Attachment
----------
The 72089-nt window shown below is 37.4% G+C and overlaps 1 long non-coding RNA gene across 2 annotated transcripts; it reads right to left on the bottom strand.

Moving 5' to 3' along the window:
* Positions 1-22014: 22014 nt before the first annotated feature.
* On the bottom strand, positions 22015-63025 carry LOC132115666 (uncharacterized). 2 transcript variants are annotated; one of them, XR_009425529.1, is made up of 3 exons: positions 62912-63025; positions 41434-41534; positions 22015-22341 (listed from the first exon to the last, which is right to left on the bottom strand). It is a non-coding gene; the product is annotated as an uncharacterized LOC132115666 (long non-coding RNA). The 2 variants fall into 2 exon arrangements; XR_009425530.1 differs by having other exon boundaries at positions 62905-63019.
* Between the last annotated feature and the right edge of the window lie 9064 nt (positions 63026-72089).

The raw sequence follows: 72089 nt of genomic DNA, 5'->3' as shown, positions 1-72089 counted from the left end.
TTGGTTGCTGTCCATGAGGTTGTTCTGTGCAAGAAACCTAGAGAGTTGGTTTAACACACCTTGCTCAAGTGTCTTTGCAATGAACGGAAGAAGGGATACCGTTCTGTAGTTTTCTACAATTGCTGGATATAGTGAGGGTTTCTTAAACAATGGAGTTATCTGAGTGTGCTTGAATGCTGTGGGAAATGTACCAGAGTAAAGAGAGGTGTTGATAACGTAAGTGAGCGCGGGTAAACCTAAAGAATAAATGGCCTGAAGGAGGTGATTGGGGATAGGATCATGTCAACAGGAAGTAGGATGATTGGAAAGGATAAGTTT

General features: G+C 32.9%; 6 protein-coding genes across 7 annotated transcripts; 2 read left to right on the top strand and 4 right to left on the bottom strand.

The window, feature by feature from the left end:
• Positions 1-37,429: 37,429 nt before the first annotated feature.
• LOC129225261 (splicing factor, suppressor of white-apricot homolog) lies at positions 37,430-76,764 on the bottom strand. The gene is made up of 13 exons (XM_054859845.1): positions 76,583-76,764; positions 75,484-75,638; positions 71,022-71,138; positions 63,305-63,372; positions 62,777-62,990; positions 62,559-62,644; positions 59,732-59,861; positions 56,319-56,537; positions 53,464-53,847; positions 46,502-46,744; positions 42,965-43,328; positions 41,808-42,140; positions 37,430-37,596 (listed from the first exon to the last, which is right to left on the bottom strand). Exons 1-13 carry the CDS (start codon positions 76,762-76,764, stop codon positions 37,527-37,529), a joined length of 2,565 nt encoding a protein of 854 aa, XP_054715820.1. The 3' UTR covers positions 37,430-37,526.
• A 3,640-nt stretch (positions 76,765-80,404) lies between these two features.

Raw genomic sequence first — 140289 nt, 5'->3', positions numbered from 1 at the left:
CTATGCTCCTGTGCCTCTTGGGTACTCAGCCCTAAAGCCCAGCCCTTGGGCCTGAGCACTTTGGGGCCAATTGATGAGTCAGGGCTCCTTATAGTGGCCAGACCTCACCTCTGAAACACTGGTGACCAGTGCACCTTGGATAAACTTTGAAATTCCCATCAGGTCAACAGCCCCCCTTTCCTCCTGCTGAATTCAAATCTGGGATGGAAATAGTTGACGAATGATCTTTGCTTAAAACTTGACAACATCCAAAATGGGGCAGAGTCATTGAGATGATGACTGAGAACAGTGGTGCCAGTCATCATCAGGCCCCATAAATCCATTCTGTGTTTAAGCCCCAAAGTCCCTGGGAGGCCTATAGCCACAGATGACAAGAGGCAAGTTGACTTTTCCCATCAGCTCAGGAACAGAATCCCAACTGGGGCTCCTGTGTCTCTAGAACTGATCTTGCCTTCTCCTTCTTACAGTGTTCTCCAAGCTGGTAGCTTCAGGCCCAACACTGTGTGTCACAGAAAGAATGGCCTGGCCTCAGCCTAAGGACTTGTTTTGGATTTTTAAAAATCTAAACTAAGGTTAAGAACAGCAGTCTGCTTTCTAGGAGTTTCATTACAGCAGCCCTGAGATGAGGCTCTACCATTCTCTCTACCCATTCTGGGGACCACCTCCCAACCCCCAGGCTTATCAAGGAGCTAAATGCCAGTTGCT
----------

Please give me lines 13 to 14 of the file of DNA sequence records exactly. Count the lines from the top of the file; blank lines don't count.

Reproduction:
Raw genomic sequence first — 140289 nt, 5'->3', positions numbered from 1 at the left:
CTATGCTCCTGTGCCTCTTGGGTACTCAGCCCTAAAGCCCAGCCCTTGGGCCTGAGCACTTTGGGGCCAATTGATGAGTCAGGGCTCCTTATAGTGGCCAGACCTCACCTCTGAAACACTGGTGACCAGTGCACCTTGGATAAACTTTGAAATTCCCATCAGGTCAACAGCCCCCCTTTCCTCCTGCTGAATTCAAATCTGGGATGGAAATAGTTGACGAATGATCTTTGCTTAAAACTTGACAACATCCAAAATGGGGCAGAGTCATTGAGATGATGACTGAGAACAGTGGTGCCAGTCATCATCAGGCCCCATAAATCCATTCTGTGTTTAAGCCCCAAAGTCCCTGGGAGGCCTATAGCCACAGATGACAAGAGGCAAGTTGACTTTTCCCATCAGCTCAGGAACAGAATCCCAACTGGGGCTCCTGTGTCTCTAGAACTGATCTTGCCTTCTCCTTCTTACAGTGTTCTCCAAGCTGGTAGCTTCAGGCCCAACACTGTGTGTCACAGAAAGAATGGCCTGGCCTCAGCCTAAGGACTTGTTTTGGATTTTTAAAAATCTAAACTAAGGTTAAGAACAGCAGTCTGCTTTCTAGGAGTTTCATTACAGCAGCCCTGAGATGAGGCTCTACCATTCTCTCTACCCATTCTGGGGACCACCTCCCAACCCCCAGGCTTATCAAGGAGCTAAATGCCAGTTGCT